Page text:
Burundi

Burundi Hutus Urge Sanctions

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By IAN MADER
UNITED NATIONS (AP) -- World leaders must quickly impose sanctions to force Burundi's military leaders to step down, a Hutu-dominated Burundi political party urged Security Council members on Wednesday.

The sanctions would tighten trade and travel restrictions laid down by neighbors of the central African country after last month's coup by the Tutsi-led military.

The coup ousted the Hutu president and his coalition government, installing Pierre Buyoya in their place.

Buyoya said the military acted to stop violence between the country's minority Tutsis and majority Hutus. The fighting has killed more than 150,000 people in the past three years.

Members of the Hutu-dominated FRODEBU party told an informal Security Council meeting that it would take action by other nations to bring back democracy and stop the bloodshed.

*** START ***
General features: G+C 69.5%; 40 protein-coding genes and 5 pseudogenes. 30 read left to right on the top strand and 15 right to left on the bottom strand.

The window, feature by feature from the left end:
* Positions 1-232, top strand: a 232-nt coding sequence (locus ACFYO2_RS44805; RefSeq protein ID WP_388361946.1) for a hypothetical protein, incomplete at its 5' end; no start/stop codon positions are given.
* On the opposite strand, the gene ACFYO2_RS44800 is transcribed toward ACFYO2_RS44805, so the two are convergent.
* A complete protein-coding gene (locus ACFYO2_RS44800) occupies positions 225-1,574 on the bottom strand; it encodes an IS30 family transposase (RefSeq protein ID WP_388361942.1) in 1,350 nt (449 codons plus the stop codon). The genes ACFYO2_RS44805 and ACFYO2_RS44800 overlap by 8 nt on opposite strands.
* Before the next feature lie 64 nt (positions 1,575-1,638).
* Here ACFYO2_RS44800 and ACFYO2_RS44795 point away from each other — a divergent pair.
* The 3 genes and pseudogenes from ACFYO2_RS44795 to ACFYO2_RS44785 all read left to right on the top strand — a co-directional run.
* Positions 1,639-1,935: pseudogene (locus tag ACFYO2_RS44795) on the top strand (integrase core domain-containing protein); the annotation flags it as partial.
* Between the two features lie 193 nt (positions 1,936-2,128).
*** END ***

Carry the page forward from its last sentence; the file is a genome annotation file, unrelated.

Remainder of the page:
''The stronger and quicker the sanctions are imposed, the quicker they can stop the suffering in our country,'' party president Jean Minani said after the closed meeting.

But members of the Tutsi-dominated UPRONA party argued against sanctions, saying the military regime was an effective one.

Representatives of the two parties met jointly with council members and said they backed dialogue for a political solution in Burundi.

''Even though it was an illegal coup, at least it is a concrete government,'' UPRONA parliament member Adrien Sibomana told reporters.

Barring Burundi's imports would harm people who need food and medicine and might hinder the army's quest to stop fighting between Hutu and Tutsi paramilitary groups, Sibomana said.

Minani, a former health minister, said sanctions would hit the military regime without imposing great hardship on a population in which 85 percent of the people are subsistence farmers. Also, the country suffers less from a lack of medicine than from chaos that prevents its distribution, he said.

Buyoya reportedly is negotiating to enlist Hutus in his new regime. But FRODEBU so far has rebuffed him.

=A9 Copyright 1996 The Associated Press